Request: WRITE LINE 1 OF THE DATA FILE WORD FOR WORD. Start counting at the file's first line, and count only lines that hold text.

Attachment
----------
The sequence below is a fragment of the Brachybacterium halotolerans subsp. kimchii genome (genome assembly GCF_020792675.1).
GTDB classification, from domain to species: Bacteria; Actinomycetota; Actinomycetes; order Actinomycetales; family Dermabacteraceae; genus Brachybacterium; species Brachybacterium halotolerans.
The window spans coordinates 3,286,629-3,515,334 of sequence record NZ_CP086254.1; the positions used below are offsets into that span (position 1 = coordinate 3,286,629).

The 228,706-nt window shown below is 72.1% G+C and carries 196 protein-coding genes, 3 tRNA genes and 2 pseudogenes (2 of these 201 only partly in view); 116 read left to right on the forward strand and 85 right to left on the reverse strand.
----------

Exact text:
The sequence below is a fragment of the Brachybacterium halotolerans subsp. kimchii genome (genome assembly GCF_020792675.1).